WALSH: Well, I'll tell you. First of all, he's very smart. He grew up in that area. He spent his life in those woods hunting, exploring those caves. I went in some of those caves. Those caves are endless. He could have gone back deep into those caves, you know, for 500, 600, 700 yards, half a mile.
He was able to elude the dogs by crossing streams. He really knew what he was doing in those woods and he moved. Those are deep woods and he moved. When he would hear somebody searching he would move to another woods.
And don't forget, I say this and I believe it and they're going to make an arrest soon that he had help, that this guy helped him and provided him with food periodically and that's how he avoided capture. Unless you've been down there, you have no concept how thick and deep these woods are.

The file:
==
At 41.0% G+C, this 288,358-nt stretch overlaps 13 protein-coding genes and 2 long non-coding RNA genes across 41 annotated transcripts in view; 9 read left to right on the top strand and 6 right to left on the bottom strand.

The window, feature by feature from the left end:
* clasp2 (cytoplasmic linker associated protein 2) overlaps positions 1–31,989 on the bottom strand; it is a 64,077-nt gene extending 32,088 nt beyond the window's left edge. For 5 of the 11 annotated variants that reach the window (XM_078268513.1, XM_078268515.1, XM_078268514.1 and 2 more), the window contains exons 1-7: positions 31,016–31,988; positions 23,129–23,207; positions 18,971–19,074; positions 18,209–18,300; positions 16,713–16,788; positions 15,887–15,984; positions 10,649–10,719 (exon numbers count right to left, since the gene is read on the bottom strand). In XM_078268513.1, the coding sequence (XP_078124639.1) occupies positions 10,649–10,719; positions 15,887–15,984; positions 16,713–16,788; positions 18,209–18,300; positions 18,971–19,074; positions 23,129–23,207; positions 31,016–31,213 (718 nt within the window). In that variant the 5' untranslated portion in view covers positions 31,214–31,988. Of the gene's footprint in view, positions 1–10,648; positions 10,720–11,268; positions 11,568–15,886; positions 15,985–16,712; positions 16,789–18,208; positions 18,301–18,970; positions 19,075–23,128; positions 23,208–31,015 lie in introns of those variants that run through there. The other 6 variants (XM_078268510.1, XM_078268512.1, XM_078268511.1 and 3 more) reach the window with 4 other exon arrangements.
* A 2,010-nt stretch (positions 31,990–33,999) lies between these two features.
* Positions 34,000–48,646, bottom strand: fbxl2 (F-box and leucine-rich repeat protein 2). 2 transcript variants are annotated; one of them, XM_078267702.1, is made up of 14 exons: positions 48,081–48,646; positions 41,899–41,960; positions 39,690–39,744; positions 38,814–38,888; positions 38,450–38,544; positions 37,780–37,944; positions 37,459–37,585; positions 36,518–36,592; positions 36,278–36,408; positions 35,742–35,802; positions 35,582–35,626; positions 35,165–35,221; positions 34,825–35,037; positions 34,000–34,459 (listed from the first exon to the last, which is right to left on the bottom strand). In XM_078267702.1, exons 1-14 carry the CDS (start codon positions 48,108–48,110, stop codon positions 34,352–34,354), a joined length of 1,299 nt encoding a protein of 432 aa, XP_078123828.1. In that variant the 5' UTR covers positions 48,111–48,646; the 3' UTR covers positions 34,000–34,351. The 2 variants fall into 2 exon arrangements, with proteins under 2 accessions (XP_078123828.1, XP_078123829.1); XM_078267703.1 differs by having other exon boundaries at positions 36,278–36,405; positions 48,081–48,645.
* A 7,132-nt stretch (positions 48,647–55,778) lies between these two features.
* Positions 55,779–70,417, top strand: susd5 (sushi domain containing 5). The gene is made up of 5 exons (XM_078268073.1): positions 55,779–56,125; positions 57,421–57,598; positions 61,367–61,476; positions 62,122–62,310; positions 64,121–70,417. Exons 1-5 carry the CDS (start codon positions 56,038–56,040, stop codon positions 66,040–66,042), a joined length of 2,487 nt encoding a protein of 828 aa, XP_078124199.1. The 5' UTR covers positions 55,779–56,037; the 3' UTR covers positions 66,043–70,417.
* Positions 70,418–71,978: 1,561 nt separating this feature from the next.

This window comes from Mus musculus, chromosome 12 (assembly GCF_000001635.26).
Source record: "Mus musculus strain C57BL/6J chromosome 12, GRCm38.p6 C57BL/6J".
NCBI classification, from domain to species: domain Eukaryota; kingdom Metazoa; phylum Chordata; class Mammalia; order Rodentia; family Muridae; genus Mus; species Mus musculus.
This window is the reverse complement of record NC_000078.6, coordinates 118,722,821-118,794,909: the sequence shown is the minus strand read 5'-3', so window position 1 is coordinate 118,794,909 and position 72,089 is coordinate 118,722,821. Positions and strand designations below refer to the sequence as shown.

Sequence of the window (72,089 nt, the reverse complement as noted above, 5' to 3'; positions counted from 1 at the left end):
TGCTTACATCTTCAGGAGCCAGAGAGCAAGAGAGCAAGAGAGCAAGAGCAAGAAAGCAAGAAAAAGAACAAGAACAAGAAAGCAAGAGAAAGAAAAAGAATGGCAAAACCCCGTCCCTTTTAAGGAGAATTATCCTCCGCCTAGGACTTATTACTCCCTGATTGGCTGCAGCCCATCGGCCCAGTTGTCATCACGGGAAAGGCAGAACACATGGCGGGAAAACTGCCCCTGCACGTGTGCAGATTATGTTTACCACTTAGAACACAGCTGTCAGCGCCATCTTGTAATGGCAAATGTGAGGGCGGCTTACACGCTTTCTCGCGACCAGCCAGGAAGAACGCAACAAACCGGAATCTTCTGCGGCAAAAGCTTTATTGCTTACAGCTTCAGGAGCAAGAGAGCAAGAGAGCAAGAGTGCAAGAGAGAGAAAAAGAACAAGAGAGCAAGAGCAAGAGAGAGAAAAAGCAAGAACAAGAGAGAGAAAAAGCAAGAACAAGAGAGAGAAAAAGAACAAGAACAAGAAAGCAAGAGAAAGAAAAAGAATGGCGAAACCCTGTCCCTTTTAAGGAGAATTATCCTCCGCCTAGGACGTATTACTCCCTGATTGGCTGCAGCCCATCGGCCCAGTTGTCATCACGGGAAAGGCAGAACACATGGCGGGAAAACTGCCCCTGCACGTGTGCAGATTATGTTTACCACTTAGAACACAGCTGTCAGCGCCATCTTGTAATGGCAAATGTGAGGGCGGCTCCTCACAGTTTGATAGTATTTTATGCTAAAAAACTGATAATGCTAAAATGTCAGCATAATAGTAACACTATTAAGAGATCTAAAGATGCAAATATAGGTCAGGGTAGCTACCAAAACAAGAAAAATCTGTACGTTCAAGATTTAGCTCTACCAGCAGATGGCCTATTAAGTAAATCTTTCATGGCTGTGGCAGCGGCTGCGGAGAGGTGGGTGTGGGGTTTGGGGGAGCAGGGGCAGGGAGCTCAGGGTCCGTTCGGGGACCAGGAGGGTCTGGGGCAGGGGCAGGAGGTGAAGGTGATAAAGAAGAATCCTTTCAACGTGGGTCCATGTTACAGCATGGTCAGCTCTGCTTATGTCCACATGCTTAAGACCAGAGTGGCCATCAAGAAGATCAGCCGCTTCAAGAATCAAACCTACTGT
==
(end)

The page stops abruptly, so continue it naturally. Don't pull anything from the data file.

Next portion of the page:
CHOI: Yes, but he was actually captured inside the city of Murphy. I mean dumpster diving. So, don't you think that perhaps he could have been working alone and he just came into the city and got food that way?
WALSH: Well, I absolutely believe until this guy died last year, and he snuck into his funeral, that he had help, that he couldn't do it alone and this just shows you how desperate he's become in the last few months that he had to come into town to rummage food out of the dumpster.
He no longer had a co-conspirator. He no longer had people helping him and so he was probably starving. I know that he was really good at hunting. He probably was able to kill animals, rabbits, maybe a deer occasionally, very smart in how he built his fires, but he was getting near the end of his run.